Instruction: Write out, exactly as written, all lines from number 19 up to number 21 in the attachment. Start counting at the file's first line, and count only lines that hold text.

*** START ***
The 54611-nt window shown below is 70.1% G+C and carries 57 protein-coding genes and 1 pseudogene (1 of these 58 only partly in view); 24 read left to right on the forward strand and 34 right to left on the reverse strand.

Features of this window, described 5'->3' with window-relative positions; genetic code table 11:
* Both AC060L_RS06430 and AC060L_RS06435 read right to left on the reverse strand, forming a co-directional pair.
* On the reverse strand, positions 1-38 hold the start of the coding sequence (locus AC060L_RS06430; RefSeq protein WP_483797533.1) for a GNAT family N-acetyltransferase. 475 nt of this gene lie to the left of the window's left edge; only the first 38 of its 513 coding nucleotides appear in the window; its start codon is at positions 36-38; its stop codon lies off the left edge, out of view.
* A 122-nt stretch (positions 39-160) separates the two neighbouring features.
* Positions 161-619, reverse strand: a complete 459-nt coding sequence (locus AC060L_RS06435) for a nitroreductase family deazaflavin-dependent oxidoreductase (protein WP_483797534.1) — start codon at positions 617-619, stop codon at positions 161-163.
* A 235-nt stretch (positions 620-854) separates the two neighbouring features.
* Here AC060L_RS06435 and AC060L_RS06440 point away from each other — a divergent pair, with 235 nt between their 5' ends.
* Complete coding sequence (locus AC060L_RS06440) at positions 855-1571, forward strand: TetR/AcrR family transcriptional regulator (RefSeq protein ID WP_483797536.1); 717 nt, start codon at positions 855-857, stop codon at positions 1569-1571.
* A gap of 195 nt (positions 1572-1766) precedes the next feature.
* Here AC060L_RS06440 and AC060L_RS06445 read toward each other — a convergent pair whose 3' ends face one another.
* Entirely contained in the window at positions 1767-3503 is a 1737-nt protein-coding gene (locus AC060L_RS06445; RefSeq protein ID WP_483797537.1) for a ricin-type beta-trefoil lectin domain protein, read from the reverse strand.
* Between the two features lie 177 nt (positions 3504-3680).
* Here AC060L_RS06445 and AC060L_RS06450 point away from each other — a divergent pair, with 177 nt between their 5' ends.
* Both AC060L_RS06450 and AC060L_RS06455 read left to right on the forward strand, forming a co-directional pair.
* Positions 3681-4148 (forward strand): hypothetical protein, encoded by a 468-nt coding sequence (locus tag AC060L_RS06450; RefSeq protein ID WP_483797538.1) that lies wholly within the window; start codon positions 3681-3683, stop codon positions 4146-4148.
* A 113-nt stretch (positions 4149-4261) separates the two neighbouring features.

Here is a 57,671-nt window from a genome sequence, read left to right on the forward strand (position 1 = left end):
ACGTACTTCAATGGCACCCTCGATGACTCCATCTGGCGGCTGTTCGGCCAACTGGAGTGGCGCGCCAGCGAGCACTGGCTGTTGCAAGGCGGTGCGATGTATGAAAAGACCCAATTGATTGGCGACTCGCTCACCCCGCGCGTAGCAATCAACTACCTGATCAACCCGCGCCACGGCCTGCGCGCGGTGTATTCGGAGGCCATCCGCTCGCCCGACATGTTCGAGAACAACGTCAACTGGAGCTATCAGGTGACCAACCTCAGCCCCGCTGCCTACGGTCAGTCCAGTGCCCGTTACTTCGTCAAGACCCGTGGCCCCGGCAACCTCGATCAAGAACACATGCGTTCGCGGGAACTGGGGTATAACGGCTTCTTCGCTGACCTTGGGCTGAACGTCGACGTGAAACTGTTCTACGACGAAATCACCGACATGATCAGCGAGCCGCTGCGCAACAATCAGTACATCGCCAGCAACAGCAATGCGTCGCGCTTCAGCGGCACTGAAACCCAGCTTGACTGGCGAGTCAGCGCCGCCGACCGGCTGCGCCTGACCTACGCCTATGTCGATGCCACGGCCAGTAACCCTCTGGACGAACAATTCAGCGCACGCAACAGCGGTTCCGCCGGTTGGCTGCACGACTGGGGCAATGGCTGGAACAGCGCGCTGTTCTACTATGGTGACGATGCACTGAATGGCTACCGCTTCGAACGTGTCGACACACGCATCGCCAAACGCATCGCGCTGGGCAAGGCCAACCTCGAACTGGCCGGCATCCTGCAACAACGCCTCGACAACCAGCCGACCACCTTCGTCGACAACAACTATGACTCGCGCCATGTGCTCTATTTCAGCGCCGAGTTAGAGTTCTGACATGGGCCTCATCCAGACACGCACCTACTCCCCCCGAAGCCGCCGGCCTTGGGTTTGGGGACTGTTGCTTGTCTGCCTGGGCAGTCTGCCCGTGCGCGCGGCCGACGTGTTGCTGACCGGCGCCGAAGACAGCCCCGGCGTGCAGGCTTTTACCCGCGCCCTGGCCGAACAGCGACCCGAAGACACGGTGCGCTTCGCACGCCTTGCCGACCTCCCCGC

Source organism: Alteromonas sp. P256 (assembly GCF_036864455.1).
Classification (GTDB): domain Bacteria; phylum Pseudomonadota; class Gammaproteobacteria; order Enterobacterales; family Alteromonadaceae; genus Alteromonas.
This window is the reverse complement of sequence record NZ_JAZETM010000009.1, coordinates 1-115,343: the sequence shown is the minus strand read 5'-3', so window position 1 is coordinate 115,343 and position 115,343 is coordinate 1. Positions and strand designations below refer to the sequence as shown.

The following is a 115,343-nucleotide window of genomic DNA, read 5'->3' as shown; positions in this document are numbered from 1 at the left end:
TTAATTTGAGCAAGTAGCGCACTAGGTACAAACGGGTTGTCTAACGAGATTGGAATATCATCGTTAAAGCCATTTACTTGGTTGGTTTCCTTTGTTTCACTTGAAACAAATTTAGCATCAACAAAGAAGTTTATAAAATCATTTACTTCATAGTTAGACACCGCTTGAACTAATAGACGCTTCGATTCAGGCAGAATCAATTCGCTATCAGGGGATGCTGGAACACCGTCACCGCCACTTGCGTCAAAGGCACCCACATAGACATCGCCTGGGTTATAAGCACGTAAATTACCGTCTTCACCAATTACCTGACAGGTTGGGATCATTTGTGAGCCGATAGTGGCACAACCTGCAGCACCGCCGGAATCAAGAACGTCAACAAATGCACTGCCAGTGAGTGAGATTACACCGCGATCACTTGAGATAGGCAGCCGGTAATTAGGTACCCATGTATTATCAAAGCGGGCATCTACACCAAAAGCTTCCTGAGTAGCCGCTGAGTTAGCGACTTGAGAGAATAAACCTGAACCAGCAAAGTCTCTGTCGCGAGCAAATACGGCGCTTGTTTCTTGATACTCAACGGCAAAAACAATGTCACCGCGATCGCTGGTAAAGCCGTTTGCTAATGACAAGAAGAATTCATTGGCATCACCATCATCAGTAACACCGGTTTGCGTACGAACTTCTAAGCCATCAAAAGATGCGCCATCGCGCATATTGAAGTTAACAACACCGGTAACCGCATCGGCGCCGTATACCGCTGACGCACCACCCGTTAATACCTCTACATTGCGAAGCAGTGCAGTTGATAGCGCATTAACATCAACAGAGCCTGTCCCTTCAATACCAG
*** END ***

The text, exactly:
ACGTACTTCAATGGCACCCTCGATGACTCCATCTGGCGGCTGTTCGGCCAACTGGAGTGGCGCGCCAGCGAGCACTGGCTGTTGCAAGGCGGTGCGATGTATGAAAAGACCCAATTGATTGGCGACTCGCTCACCCCGCGCGTAGCAATCAACTACCTGATCAACCCGCGCCACGGCCTGCGCGCGGTGTATTCGGAGGCCATCCGCTCGCCCGACATGTTCGAGAACAACGTCAACTGGAGCTATCAGGTGACCAACCTCAGCCCCGCTGCCTACGGTCAGTCCAGTGCCCGTTACTTCGTCAAGACCCGTGGCCCCGGCAACCTCGATCAAGAACACATGCGTTCGCGGGAACTGGGGTATAACGGCTTCTTCGCTGACCTTGGGCTGAACGTCGACGTGAAACTGTTCTACGACGAAATCACCGACATGATCAGCGAGCCGCTGCGCAACAATCAGTACATCGCCAGCAACAGCAATGCGTCGCGCTTCAGCGGCACTGAAACCCAGCTTGACTGGCGAGTCAGCGCCGCCGACCGGCTGCGCCTGACCTACGCCTATGTCGATGCCACGGCCAGTAACCCTCTGGACGAACAATTCAGCGCACGCAACAGCGGTTCCGCCGGTTGGCTGCACGACTGGGGCAATGGCTGGAACAGCGCGCTGTTCTACTATGGTGACGATGCACTGAATGGCTACCGCTTCGAACGTGTCGACACACGCATCGCCAAACGCATCGCGCTGGGCAAGGCCAACCTCGAACTGGCCGGCATCCTGCAACAACGCCTCGACAACCAGCCGACCACCTTCGTCGACAACAACTATGACTCGCGCCATGTGCTCTATTTCAGCGCCGAGTTAGAGTTCTGACATGGGCCTCATCCAGACACGCACCTACTCCCCCCGAAGCCGCCGGCCTTGGGTTTGGGGACTGTTGCTTGTCTGCCTGGGCAGTCTGCCCGTGCGCGCGGCCGACGTGTTGCTGACCGGCGCCGAAGACAGCCCCGGCGTGCAGGCTTTTACCCGCGCCCTGGCCGAACAGCGACCCGAAGACACGGTGCGCTTCGCACGCCTTGCCGACCTCCCCGC

Source organism: Alteromonas sp. P256 (assembly GCF_036864455.1).
Classification (GTDB): domain Bacteria; phylum Pseudomonadota; class Gammaproteobacteria; order Enterobacterales; family Alteromonadaceae; genus Alteromonas.